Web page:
Going to have a meeting in China? Make sure you’re familiar with Chinese etiquette — what to say, who to greet (and how), and not to offend anyone by mistake. And of course, use the appropriate Chinese phrases:
Intermediate The Internet is, of course, causing many changes throughout the world. In China, one of those changes is the rapid introduction and use of new words. Here is a list of new words that have taken hold online:
Using 就 (jiù)
Beginner The word 就 (jiù) has many uses and meanings, and learning to use it can take some time. In this video from LearnChineseNow.com, we get an explanation and examples of how to use 就:
Olle Linge has a new challenge: Work on learning and reviewing as many characters as possible! Learn more, and sign up, here:
Improving your reading
How can and should you approach improving your Chinese reading?
Other than that…
Intermediate Ever want to answer a question with a two-part answer? That second part will often start with, “besides…” In this post + video, we learn how to use 再说 (zài shuō) to connect two thoughts in this way:
Beginner A phrase that you’re likely to hear is 加油 (jiā yóu). This literally means to “add oil,” but it is really used to talk about encouraging someone, or rooting for your favorite team. More on 加油 here：
Using 把 (bǎ)
Intermediate For many people learning Chinese, the 把 (bǎ) structure is daunting. How do we use it to alter the standard subject-verb-object word order?
Intermediate The Beijing dialect often adds an 儿 (er) sound to the ends of words. But which words? Here is a list of 100 words that end with 儿, which can help you to sound a bit more native:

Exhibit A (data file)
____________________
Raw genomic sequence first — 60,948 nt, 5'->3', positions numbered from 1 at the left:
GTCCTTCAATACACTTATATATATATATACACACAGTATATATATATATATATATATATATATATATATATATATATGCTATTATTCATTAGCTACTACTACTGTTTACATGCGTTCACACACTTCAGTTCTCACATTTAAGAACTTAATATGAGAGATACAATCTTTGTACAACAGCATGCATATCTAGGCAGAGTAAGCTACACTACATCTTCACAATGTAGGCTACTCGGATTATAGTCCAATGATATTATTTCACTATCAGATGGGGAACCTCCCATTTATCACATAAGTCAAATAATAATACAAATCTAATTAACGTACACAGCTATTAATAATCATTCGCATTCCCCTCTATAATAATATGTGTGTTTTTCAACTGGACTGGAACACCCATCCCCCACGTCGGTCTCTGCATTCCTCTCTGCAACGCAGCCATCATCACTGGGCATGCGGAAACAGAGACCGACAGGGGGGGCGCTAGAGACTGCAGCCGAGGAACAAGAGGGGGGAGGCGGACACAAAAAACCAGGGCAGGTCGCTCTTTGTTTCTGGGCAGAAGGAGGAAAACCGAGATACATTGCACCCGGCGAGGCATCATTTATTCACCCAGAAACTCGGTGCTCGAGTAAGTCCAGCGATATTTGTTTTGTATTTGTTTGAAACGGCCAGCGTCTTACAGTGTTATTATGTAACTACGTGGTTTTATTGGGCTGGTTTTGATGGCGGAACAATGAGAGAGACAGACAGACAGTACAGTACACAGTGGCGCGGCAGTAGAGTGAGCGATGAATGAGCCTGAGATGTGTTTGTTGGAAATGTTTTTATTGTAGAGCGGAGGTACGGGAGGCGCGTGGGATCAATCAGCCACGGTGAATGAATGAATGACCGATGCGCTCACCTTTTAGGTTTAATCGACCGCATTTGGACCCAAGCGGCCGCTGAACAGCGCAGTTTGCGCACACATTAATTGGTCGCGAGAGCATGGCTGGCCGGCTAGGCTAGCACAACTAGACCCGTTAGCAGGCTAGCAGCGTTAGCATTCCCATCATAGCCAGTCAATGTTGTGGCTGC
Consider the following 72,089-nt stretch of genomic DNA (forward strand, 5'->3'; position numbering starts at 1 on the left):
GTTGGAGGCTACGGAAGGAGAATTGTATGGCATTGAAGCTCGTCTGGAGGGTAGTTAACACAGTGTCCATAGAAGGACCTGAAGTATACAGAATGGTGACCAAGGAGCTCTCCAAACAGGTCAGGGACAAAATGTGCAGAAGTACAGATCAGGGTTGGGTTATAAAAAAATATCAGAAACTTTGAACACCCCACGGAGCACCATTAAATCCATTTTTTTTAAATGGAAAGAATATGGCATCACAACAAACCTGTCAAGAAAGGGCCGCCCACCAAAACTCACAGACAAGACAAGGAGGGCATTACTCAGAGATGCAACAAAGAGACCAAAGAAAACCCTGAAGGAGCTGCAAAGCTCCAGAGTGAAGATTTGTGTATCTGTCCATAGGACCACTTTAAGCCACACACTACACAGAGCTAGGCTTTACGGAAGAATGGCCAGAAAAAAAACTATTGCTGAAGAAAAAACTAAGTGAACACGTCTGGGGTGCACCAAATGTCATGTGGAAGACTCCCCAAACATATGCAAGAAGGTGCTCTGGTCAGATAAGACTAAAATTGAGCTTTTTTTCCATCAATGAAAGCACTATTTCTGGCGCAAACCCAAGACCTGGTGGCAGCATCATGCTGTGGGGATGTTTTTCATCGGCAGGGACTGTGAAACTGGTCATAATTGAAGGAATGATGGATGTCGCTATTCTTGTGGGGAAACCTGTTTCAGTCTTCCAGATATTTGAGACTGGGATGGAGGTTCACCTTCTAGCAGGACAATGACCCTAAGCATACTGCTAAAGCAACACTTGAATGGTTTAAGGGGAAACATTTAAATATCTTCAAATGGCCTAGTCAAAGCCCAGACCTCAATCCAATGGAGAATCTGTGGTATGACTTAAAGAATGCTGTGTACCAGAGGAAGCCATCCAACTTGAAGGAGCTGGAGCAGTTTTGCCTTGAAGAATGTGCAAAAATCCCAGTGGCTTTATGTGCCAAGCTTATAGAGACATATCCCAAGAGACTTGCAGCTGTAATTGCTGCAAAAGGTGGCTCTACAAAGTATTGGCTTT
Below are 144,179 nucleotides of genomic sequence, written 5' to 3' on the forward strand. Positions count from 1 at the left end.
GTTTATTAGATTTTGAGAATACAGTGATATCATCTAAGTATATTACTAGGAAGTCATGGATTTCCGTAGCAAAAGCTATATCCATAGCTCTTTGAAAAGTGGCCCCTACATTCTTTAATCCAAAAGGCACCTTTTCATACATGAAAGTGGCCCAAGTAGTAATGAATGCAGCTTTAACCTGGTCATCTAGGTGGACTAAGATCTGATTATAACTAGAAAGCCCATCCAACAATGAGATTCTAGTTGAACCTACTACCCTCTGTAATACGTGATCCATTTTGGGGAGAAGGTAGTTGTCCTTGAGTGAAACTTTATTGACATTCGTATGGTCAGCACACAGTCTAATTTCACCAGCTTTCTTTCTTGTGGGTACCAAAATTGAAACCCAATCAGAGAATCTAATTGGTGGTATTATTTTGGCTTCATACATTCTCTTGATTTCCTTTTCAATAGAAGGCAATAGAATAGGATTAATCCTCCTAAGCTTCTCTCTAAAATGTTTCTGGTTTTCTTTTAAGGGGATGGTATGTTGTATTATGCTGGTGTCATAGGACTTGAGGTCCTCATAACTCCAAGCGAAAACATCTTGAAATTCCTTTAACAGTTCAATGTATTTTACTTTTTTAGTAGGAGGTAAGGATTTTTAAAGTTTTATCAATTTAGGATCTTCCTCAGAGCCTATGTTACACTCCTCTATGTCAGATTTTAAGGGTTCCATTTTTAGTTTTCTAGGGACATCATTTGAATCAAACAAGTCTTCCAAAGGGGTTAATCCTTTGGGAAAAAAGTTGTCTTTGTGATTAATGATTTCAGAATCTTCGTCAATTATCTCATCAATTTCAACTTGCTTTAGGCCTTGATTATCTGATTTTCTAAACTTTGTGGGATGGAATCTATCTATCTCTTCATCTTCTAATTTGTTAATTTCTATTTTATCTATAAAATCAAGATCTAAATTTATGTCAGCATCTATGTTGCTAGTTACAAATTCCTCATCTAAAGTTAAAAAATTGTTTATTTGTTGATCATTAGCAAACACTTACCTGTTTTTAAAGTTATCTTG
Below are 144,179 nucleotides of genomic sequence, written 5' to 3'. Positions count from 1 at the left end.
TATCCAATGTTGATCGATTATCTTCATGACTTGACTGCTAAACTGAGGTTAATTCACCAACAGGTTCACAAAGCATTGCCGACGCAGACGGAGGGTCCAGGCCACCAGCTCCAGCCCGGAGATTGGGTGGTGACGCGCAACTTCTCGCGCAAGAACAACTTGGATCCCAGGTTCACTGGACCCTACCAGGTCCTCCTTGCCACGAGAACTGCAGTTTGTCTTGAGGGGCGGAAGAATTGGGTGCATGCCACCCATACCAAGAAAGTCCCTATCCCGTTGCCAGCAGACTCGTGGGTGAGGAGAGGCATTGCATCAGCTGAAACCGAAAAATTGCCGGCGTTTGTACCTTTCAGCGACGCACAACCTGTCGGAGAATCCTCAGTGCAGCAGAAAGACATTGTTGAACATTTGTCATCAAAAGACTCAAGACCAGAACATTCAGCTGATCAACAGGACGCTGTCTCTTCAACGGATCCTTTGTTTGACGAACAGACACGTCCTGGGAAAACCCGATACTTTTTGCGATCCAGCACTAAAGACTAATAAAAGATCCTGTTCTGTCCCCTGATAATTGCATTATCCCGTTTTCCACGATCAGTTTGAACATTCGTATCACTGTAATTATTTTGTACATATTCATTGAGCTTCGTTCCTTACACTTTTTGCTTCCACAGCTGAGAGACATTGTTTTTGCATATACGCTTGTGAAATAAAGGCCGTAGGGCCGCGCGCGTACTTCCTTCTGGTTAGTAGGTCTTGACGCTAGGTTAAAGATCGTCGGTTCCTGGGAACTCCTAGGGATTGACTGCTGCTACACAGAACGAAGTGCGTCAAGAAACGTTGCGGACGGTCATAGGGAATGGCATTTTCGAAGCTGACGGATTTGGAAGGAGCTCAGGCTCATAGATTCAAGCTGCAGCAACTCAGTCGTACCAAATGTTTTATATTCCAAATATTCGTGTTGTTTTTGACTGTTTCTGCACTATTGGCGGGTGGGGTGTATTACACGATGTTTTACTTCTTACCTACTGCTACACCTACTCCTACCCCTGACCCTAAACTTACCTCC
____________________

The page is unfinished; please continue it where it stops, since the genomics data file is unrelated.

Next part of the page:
You often hear about the “Chinese New Year” and “lunar months,” but what do those really mean? And why don’t they align with the standard (Gregorian) calendar we use? Here is an explanation, along with vocabulary to understand it better:
Love in spring
Intermediate It might be autumn in the northern hemisphere, but here’s a song about love and springtime — with a video, pinyin, characters, and translation:
Intermediate While Chinese verbs aren’t inflected, they can take a number of complements — characters and words that come afterward, which describe the action’s time, quantity, or direction:
Intermediate The words 周 (zhōu) and 星期 (xīng qī) can both mean “week.” What’s the difference between them?
Advanced What’s the difference between 摆 (bǎi) and 放(fàng)?
Chinese book club
Advanced Looking to read more in Chinese, and to discuss the book with others? This month, the Chinese book club is reading 蒙着眼睛的旅行者 by 朱岳
Only speaking Chinese
Beginner Is it possible to learn Chinese only as a spoken language, without learning to read and write it?
Beginner How can we say that we want to pour a liquid? As always, there are multiple ways to describe this action:
What mistakes do natives make?
Those of us learning Chinese make mistakes all of the time. But what mistakes do native speakers commonly make?
Using 刚 (gāng) and 了
Advanced If you want to say that you “just did X,” do you use 刚 (gāng) and also 了? Or is 刚 sufficient on its own?
Natives learning tones
Do native Chinese speakers learn the tones at school, at home (via conversation), or both?